Over the last while, we’ve seen coverage of different RADwood events that have taken place all around the world. I’ve covered Sonoma, Trevor’s covered San Francisco, and even Jordan had a go during Goodwood in the UK.
But despite being a crazy rad era moving circus, the ethos of the show has shown no remorse or compromise, only growing larger with each lap around the globe. This time, we’re back in Los Angeles.
I find LA the perfect venue for such an era-centric show. It’s kind of hard to describe, as it’s one of those ‘you have to be there to understand’ things, but in essence, Los Angeles has always had a sort of rad-era-esque type vibe to it.
When you think about it, it makes sense, since this is where most trends started in the ’80s and ’90s thanks to Hollywood. MC Hammer-inspired parachute pants, wild neon-colored Spandex, and even the popularity of various rad era sports cars making their debuts in childhood favorites on the silver screen.
So I figured I’d make the trip down this time in hopes of catching some of those LA-inspired flashbacks.
Unfortunately, nature had other plans on deck for us. With overcast and precipitation following us down from the Bay Area, my hopes of a solid turnout were a bit crushed if I’m honest, because rain and LA typically don’t go well together. But come this past Saturday morning, and the show proved otherwise.
We started out the morning anticipating anything and everything from the rad era. As you’d expect, the majority of what turned up seemed to be of European or Japanese origin, but that’s not to say there weren’t a modest amount of domestics in attendance as well.
This begs the question that Trevor brought up in his RADwood NorCal coverage last year: Why was the American market so lackluster compared to the rest of the world during this period? The answer, as he explained, is complex and varies depending on who answers. But regardless, it’s quite a shame, because it would’ve been nice to see a bit more representation from Detroit at Oak Canyon Park.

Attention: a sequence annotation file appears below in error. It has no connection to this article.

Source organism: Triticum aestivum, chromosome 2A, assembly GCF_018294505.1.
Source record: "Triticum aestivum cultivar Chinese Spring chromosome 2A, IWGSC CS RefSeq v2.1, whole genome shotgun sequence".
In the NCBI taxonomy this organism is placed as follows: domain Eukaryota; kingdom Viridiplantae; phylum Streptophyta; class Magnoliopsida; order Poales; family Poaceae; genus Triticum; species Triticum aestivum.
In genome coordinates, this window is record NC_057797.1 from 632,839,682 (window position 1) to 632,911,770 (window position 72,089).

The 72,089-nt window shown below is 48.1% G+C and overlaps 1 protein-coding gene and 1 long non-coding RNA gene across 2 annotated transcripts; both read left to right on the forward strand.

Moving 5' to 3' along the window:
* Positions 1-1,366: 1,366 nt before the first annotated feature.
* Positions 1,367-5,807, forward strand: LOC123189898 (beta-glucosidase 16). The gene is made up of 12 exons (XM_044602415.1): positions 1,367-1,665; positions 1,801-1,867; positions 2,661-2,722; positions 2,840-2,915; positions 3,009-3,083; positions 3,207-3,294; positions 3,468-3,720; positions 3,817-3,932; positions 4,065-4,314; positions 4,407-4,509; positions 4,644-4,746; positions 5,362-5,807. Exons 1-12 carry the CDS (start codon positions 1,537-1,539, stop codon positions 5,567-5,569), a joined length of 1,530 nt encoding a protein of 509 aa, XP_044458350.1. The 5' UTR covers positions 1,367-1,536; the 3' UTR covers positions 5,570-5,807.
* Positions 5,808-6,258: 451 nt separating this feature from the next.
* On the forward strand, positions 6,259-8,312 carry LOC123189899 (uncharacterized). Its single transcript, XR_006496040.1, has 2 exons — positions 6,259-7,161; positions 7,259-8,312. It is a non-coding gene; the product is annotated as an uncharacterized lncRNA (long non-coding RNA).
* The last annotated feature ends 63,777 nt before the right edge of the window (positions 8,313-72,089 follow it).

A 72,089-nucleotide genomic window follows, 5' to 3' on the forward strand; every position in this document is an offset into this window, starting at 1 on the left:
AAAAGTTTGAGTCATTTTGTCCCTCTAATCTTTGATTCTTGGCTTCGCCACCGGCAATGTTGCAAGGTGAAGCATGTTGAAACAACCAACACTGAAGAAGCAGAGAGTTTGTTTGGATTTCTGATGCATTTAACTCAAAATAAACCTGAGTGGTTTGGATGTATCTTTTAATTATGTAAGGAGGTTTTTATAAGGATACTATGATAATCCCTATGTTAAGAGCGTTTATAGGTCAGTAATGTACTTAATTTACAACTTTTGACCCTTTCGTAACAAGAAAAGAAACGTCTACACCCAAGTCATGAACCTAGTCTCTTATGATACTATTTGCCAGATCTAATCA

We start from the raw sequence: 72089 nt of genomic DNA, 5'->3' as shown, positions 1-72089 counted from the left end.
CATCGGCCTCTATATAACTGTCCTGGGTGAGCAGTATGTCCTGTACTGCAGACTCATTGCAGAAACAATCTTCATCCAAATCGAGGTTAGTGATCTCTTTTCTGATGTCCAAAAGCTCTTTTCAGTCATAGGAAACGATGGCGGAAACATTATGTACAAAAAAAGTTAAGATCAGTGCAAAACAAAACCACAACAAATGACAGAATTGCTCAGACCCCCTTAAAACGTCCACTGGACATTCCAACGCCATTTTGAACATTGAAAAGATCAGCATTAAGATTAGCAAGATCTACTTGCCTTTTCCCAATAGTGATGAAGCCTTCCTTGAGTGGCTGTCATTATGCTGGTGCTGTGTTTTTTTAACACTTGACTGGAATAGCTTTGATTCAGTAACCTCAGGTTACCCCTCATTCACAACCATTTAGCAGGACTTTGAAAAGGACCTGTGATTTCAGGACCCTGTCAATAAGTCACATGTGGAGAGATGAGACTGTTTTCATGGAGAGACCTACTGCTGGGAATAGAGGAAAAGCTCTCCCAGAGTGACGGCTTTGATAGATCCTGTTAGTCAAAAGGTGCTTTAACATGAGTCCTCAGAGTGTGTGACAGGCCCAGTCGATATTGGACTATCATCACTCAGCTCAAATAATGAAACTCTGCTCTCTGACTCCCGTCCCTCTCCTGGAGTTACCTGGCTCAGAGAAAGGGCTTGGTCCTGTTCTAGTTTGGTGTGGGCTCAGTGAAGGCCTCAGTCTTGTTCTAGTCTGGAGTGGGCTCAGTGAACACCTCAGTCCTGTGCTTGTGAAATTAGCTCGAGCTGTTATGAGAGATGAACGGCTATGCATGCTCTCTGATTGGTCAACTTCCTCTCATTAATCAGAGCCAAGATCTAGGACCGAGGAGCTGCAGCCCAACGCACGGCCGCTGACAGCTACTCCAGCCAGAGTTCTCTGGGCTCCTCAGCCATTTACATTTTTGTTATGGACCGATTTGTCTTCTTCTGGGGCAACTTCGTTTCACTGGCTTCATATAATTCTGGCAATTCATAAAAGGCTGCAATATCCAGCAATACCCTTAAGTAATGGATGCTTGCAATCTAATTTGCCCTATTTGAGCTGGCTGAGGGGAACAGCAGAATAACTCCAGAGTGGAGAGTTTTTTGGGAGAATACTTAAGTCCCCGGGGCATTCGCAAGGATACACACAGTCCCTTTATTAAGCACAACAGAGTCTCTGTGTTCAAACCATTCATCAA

Wishes aside, I did happen to come across a couple of cars that I immediately fell in love with.
This 300ZX Turbo couldn’t have been more perfect, boasting an aggressive yet functional stance. It seemed to be wearing its original two-tone paint and pin-striping as well, which just added to its already colorful character.
Speaking of colorful character, it wouldn’t be a proper RADwood show without a ’90s West LA-styled Suzuki Samurai on display. Again, one of my favorites from the show for simply being so appropriate, even down to the little man jamming out to the beats banging in the trunk in his era-appropriate attire.
Overall, the show was a success in my book even with the downturn in forecast, which just goes to prove how important creating such an inclusive segment in the automotive industry is. Only here will you find preserved econo-boxes parked next to multi million-dollar race cars. And only here will you see an enthusiastic group of people appreciating both sides of that spectrum, equally and lovingly, for what they are.
This all hones down to what the RADwood founders call ‘sense of occasion’, and it’s truly what differentiates RADwood from the rest of the shows we explore.
RADwood has easily become the must-attend show for me, so expect to see more coming up in the near future.